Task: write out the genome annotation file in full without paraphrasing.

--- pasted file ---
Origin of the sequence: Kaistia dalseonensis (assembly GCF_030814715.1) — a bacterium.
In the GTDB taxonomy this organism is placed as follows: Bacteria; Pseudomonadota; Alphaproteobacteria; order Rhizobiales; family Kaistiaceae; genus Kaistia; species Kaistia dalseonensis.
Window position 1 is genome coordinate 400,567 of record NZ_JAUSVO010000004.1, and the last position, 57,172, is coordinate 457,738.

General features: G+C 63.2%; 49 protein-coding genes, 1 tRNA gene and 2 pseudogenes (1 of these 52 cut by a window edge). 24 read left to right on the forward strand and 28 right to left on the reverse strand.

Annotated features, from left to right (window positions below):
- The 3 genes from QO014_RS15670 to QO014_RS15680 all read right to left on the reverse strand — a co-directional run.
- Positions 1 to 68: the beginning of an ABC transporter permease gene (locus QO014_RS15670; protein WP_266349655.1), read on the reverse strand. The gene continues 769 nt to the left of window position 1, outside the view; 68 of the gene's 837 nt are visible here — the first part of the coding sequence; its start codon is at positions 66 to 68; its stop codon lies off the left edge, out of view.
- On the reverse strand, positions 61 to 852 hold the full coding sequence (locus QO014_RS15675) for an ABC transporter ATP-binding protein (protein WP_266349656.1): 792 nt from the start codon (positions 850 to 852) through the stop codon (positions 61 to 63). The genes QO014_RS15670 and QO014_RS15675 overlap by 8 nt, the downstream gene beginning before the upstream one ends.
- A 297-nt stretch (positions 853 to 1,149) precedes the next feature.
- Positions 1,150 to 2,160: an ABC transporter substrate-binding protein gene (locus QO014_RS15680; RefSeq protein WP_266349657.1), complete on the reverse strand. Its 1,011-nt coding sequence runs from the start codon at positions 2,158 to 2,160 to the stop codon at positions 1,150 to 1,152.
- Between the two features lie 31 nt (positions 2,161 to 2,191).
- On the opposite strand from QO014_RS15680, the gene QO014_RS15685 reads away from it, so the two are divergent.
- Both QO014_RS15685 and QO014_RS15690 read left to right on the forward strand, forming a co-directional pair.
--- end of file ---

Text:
Origin of the sequence: Kaistia dalseonensis (assembly GCF_030814715.1) — a bacterium.
In the GTDB taxonomy this organism is placed as follows: Bacteria; Pseudomonadota; Alphaproteobacteria; order Rhizobiales; family Kaistiaceae; genus Kaistia; species Kaistia dalseonensis.
Window position 1 is genome coordinate 400,567 of record NZ_JAUSVO010000004.1, and the last position, 57,172, is coordinate 457,738.

General features: G+C 63.2%; 49 protein-coding genes, 1 tRNA gene and 2 pseudogenes (1 of these 52 cut by a window edge). 24 read left to right on the forward strand and 28 right to left on the reverse strand.

Annotated features, from left to right (window positions below):
- The 3 genes from QO014_RS15670 to QO014_RS15680 all read right to left on the reverse strand — a co-directional run.
- Positions 1 to 68: the beginning of an ABC transporter permease gene (locus QO014_RS15670; protein WP_266349655.1), read on the reverse strand. The gene continues 769 nt to the left of window position 1, outside the view; 68 of the gene's 837 nt are visible here — the first part of the coding sequence; its start codon is at positions 66 to 68; its stop codon lies off the left edge, out of view.
- On the reverse strand, positions 61 to 852 hold the full coding sequence (locus QO014_RS15675) for an ABC transporter ATP-binding protein (protein WP_266349656.1): 792 nt from the start codon (positions 850 to 852) through the stop codon (positions 61 to 63). The genes QO014_RS15670 and QO014_RS15675 overlap by 8 nt, the downstream gene beginning before the upstream one ends.
- A 297-nt stretch (positions 853 to 1,149) precedes the next feature.
- Positions 1,150 to 2,160: an ABC transporter substrate-binding protein gene (locus QO014_RS15680; RefSeq protein WP_266349657.1), complete on the reverse strand. Its 1,011-nt coding sequence runs from the start codon at positions 2,158 to 2,160 to the stop codon at positions 1,150 to 1,152.
- Between the two features lie 31 nt (positions 2,161 to 2,191).
- On the opposite strand from QO014_RS15680, the gene QO014_RS15685 reads away from it, so the two are divergent.
- Both QO014_RS15685 and QO014_RS15690 read left to right on the forward strand, forming a co-directional pair.